Learn to describe the numerous weather-related factors.
Climate science is the study of atmospheric conditions, which at any one time are often influenced by elements including temperature, wind, air pressure, and water vapour.
The earth’s atmosphere is made up of a combination of gases, moisture, and temperatures that, in one way or another, regulate the circumstances necessary for the existence of life on earth. These circumstances are constantly relatively dynamic and open to alter at any given moment. The fluctuations in the atmosphere and the energy dynamics of the earth have a significant impact on how people behave in the environment on a daily basis. Together, these factors—the rotation of the earth and the sun’s radiation—produce ongoing, cumulative circumstances of climate and weather events that have an impact on human life on earth.
There are 8 lessons in this course:
- Nature & Scope of Climatology
- Introduction to climatology & meteorology
- Understanding how climate and weather affects us
- What makes up our weather?
- How do we measure weather?
- Weather Science Foundations
- Solar Radiation
- Circulation Patterns
- Pressure Systems
- Atmospheric Pressure
- Pressure and Temperature
- Latitudinal Circulation
- Air masses
- Trade Wind
- The Beaufort Scale of Wind Speed
- Frontal Systems
- Oceanic circulation
- Longitudinal Circulation
- Southern Oscillation
- Ocean Gyres
- Climate Classifications & Patterns
- Types of Climates
- Factors Which Influence Climate
- Wind Direction
- Geographical Location
- Climates Classification Models
- Koppen Climate Classification
- Thornwaite Climatic Classification System
- Bergeron Climatic Classification System
- Spatial Synoptic Classification (SSC)
- Other Global Classification Systems
- Holdridge Life Zone System
- Atmospheric Dynamics
- Introduction to Atmosphere Composition
- Purpose of the Atmosphere
- Seasonal Variations
- Vertical Structure of Atmosphere
- Precipitation Processes and Other Events
- Cloud Dynamics
- Cyclones, Typhoons and Hurricanes
- METAR Codes for Precipitation Processes
- Aerosols and Climate Processes
- Indirect Effects of Aerosols
- Climate Changes
- Factors that Cause or Influence Climate Change
- Natural Causes
- The Sun
- Earth’s Orbit
- Earth’s Axis
- Oceanic Circulation
- Oceanic Carbon Dioxide
- Magnetic Field
- Plate Tectonics
- Volcanic Activities
- Asteroids, Comets or Meteorite Impact
- Manmade Causes or Anthropogenic Influences
- Fossil Fuels
- Nitrous Oxide
- Other Pollution
- Different Types of Climate Change Events
- Glaciation and Ice Loss
- Flora and Fauna
- Ocean Warming and Sea Levels
- Extreme Weather Events
- Ozone Depletion
- Global Warming and the Greenhouse Effect
- Applications of Climate Science
- Evolution of Methods and Techniques of Weather Forecasting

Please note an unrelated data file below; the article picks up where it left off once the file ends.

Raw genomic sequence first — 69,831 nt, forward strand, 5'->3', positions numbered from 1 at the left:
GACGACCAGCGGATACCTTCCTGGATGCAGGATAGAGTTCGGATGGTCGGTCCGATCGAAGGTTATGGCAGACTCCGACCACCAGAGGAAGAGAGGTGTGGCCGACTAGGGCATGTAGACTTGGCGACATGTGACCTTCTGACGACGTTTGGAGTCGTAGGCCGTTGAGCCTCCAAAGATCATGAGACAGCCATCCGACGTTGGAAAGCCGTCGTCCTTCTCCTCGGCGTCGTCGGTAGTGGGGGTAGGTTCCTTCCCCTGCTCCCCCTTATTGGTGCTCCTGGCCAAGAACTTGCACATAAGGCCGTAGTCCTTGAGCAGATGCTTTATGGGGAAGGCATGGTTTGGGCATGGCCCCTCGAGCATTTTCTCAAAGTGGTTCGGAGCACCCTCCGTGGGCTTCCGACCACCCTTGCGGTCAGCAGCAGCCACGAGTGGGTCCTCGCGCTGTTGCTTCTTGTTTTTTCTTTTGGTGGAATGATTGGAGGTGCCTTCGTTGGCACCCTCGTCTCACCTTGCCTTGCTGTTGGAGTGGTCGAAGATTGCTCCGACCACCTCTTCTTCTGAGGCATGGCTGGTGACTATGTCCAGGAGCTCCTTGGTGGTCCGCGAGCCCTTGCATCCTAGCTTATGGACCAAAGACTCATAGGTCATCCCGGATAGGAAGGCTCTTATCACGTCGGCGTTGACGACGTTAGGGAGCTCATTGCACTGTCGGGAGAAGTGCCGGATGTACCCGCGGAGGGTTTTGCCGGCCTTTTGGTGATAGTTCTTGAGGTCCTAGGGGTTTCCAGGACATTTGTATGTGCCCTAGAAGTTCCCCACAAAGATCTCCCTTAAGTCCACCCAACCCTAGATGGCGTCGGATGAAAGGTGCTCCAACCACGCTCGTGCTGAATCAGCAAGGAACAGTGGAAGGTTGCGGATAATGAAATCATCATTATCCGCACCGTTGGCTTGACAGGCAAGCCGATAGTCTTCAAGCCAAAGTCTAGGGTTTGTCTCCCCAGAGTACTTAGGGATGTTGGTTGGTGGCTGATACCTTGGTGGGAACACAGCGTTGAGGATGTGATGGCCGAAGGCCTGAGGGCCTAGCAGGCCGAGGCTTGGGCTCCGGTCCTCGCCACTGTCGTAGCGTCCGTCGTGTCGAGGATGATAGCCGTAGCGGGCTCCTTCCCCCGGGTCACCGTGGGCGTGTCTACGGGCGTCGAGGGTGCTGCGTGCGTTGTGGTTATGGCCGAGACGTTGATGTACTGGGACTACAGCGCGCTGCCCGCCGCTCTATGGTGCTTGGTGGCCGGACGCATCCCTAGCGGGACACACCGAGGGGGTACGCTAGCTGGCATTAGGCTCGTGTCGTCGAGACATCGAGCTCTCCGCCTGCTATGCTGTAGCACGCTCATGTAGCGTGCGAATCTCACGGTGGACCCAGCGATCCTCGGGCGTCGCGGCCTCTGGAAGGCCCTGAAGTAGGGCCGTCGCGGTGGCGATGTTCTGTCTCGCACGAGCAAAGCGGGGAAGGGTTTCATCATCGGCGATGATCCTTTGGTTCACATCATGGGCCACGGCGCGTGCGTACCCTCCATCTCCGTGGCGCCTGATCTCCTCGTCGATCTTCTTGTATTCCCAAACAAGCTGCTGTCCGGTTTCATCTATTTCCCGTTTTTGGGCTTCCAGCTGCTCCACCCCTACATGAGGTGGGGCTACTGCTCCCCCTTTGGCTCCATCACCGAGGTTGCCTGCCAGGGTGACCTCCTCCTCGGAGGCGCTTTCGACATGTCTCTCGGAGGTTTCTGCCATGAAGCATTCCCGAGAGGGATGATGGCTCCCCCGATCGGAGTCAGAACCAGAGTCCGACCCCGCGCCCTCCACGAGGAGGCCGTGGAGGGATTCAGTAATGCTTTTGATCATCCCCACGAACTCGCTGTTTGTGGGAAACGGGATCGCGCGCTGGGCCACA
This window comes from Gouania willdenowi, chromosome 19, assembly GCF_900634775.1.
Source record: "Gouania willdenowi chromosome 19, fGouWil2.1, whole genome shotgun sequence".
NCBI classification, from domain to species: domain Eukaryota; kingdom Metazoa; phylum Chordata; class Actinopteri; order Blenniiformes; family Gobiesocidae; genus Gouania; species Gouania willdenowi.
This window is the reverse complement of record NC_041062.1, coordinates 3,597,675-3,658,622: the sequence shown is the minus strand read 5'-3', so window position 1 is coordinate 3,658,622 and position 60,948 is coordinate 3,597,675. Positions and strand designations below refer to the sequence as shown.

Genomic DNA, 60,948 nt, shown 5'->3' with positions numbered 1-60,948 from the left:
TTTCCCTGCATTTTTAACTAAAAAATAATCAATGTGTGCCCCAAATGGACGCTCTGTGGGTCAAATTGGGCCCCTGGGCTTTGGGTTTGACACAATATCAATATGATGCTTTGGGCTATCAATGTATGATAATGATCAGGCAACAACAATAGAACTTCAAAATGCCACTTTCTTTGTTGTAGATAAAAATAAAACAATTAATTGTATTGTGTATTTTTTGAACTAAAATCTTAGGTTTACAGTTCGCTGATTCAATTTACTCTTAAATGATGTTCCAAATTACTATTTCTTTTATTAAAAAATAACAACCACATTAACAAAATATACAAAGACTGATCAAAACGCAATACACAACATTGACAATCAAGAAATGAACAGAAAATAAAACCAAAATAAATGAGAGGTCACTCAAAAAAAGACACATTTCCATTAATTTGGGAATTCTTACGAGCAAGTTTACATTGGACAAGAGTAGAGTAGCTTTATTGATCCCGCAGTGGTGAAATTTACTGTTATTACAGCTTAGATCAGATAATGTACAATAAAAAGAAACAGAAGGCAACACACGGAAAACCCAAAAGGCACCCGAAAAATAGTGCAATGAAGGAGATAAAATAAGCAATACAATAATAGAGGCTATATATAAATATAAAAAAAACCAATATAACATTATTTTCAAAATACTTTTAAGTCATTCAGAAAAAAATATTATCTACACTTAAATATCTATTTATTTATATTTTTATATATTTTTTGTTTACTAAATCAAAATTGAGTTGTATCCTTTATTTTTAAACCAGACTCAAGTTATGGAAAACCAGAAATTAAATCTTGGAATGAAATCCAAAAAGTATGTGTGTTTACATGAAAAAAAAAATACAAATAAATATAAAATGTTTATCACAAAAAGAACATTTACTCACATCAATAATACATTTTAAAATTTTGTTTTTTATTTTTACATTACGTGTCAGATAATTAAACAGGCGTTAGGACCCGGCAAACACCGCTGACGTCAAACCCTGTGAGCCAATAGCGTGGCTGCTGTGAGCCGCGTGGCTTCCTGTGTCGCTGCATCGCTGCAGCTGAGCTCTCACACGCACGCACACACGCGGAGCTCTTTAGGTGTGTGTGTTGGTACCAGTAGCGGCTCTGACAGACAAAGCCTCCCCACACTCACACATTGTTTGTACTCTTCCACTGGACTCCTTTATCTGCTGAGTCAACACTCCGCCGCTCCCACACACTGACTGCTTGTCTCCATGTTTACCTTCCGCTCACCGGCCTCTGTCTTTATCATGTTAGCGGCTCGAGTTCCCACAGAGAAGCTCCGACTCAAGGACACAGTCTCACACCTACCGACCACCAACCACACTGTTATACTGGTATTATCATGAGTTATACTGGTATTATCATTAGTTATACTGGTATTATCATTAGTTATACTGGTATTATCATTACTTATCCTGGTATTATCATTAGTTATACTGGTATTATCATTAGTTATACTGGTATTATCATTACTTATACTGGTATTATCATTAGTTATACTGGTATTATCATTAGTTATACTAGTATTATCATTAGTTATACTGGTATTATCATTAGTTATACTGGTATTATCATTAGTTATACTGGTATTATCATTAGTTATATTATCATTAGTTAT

- Early Methods & Simple Techniques
- Modern Forecasting Approaches
- Synoptic (Traditional) Forecasting
- Numerical Weather Prediction (NWP)
- Statistical Methods
- Long and Short Range Forecasting
- Understanding Forecasting Models
- Simple Models
- Tropical Cyclone Forecast Model
- General Circulation MOdel (GCM)
- Regional Climate Modelling
- Collection and Applications of Weather & Climate Data
- Weather Mapping
- Tropical Rainfall Measuring Mission (TRMM)
- Verification Methods
- Methods of Standard Verification
- Climatology Problem Based Learning Project
- Management Processes
- Business Plans – Preparing a Plan
- Decision Making
- What to Plan for
- Risk Analysis
- Ways to Manage Risk
- PROJECT PLAN
Each lesson culminates in an assignment which is submitted to the school, marked by the school’s tutors and returned to you with any relevant suggestions, comments, and if necessary, extra reading.
What exactly is climatology?
The study of climate, or more specifically, the average weather conditions over a specific time period, is called climatology, as the name suggests. It is regarded as one among the “atmospheric sciences,” which are frequently grouped under the umbrella term “earth sciences.” When using different analogue climate models, short-term weather forecasts can be made using climatology knowledge.
In order to comprehend climate patterns and forecast future weather and climate, climatology may look at historical climates using geological information and other sources in addition to present climate data. In order to understand climate, climatology uses statistical data and mathematical models, but because there are so many complicated processes and factors at play, climate science is not an exact science because the equations used to apply physical principles are typically approximations.
Why Study the Weather?
Since the climate makes up a significant portion of our environment, it greatly affects how we live and what we do.
Everything from playing to working to keeping fit and avoiding illness is easier when the climate is right.
When the climate is unsuitable, the air may get contaminated or the humidity and temperature may exceed what is healthy for people. for both plants and animals to work in.
We study the climate because in order to effectively manage any of these things that the climate impacts, it is essential that we comprehend our environment.
Because to this, a basic understanding of climate science is required for a wide range of vocations, such as:
- Environmental Managers
- Land and natural resource managers
When the weather turns bad, everyone from company owners and tourism operators to athletes might suffer greatly. There are few, if any, jobs that are not affected by climate change, and understanding climate science is something that almost everyone can profit from.